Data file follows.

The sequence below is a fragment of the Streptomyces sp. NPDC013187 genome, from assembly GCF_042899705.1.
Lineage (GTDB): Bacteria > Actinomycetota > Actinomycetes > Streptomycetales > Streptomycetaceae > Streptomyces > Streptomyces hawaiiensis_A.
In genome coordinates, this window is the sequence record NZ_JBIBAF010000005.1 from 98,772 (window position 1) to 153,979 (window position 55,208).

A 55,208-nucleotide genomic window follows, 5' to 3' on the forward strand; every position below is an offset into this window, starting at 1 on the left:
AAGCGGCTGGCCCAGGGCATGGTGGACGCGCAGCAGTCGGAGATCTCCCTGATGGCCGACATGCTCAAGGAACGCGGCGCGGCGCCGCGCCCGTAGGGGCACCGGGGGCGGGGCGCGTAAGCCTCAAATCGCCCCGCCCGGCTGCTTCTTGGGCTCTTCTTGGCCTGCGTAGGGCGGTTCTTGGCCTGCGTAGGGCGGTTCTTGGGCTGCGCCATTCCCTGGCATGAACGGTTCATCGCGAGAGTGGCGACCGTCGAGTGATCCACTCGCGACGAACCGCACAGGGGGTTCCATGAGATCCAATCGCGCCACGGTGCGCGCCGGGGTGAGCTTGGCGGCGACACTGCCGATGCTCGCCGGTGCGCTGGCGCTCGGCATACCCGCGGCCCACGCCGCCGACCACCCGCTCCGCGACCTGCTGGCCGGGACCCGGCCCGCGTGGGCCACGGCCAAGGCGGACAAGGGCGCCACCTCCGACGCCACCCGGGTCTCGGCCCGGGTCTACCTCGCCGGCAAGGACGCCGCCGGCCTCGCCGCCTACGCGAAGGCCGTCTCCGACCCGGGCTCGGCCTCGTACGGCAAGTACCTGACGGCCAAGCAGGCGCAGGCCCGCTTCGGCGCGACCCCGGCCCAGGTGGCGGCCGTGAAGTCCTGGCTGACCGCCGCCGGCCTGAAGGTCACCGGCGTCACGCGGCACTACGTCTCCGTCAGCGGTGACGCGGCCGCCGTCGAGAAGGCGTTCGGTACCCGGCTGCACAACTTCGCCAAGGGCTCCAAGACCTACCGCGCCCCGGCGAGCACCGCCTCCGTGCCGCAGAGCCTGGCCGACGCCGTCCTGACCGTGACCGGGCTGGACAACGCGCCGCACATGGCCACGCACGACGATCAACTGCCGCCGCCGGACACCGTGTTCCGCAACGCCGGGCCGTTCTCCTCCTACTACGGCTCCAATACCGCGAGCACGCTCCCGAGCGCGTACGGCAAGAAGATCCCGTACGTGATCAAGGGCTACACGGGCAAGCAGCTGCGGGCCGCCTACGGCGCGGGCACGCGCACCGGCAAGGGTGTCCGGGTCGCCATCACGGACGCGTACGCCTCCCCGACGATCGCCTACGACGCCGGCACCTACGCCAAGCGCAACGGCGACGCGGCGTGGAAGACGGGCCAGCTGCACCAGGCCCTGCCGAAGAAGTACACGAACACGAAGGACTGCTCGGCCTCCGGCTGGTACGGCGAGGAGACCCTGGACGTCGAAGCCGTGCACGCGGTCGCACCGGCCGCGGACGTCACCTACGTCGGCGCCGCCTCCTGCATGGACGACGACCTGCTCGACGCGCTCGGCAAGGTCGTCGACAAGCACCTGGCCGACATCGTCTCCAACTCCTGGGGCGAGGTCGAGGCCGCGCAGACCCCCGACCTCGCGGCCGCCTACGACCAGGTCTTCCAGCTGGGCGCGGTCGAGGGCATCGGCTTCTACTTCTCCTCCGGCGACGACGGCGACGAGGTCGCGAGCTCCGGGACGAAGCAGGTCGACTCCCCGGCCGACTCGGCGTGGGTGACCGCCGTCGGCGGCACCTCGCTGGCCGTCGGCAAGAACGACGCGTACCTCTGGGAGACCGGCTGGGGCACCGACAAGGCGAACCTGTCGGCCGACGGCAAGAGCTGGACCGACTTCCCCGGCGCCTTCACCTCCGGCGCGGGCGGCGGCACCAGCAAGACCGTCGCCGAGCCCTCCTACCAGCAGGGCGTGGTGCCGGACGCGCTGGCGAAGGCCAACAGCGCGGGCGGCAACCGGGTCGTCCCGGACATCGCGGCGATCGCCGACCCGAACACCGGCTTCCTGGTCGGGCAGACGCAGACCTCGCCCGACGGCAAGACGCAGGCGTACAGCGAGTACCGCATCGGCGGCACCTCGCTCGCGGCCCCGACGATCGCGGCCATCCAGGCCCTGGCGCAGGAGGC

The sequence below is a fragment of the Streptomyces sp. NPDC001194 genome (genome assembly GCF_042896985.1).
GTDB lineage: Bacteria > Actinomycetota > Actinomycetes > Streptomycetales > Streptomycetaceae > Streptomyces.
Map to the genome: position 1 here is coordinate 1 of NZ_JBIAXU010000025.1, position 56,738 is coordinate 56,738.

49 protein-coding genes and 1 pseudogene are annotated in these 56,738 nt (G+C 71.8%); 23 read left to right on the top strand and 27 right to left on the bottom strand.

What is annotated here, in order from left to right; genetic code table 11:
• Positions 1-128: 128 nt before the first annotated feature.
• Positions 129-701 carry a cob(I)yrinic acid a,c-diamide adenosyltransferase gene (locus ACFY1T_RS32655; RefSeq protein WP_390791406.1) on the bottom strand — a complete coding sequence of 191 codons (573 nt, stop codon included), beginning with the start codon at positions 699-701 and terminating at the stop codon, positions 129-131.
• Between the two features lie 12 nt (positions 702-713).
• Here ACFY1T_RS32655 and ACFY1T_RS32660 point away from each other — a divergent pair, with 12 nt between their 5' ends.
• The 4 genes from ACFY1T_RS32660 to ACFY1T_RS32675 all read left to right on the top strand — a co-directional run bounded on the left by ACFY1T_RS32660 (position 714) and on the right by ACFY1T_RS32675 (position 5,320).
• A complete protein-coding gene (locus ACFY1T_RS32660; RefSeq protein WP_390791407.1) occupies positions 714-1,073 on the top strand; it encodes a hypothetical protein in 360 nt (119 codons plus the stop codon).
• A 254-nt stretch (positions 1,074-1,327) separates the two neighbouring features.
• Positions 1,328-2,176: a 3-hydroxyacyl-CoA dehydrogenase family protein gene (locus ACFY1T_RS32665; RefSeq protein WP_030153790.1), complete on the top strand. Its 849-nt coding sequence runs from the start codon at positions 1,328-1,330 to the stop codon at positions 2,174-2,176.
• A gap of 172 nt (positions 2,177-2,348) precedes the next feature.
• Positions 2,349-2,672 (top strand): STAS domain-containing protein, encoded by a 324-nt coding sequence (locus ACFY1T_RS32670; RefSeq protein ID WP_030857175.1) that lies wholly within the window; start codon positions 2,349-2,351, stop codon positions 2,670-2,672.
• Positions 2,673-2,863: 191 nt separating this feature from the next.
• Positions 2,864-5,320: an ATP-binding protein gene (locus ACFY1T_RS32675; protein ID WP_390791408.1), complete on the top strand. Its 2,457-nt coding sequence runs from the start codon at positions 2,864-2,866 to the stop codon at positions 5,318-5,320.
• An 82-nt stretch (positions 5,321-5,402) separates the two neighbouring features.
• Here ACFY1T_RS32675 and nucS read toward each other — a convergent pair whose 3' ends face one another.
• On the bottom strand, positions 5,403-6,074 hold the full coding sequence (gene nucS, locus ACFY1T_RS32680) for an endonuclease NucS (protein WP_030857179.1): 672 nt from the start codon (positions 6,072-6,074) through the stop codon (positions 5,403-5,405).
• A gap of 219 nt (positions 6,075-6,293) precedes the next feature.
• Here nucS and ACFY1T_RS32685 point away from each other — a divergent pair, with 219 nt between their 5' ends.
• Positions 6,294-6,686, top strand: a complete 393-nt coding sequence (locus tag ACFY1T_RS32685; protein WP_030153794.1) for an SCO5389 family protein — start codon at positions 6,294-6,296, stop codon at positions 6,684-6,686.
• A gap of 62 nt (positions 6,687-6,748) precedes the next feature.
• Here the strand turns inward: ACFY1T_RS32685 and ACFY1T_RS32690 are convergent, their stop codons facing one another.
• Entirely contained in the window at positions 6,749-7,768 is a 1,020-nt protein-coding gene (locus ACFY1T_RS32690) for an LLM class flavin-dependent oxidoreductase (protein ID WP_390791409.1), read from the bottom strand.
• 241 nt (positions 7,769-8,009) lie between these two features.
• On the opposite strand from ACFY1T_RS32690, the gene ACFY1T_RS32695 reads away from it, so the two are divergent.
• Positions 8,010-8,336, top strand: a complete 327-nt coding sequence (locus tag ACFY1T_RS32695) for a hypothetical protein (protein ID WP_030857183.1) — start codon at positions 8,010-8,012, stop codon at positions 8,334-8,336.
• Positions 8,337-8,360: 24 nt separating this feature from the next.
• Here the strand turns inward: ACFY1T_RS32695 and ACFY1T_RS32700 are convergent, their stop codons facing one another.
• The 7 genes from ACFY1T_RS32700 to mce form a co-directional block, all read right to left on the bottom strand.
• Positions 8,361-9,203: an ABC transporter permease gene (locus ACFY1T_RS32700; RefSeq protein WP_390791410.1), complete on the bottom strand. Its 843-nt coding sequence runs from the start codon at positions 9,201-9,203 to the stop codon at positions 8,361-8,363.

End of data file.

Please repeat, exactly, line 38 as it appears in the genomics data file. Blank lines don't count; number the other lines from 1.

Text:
• Positions 8,361-9,203: an ABC transporter permease gene (locus ACFY1T_RS32700; RefSeq protein WP_390791410.1), complete on the bottom strand. Its 843-nt coding sequence runs from the start codon at positions 9,201-9,203 to the stop codon at positions 8,361-8,363.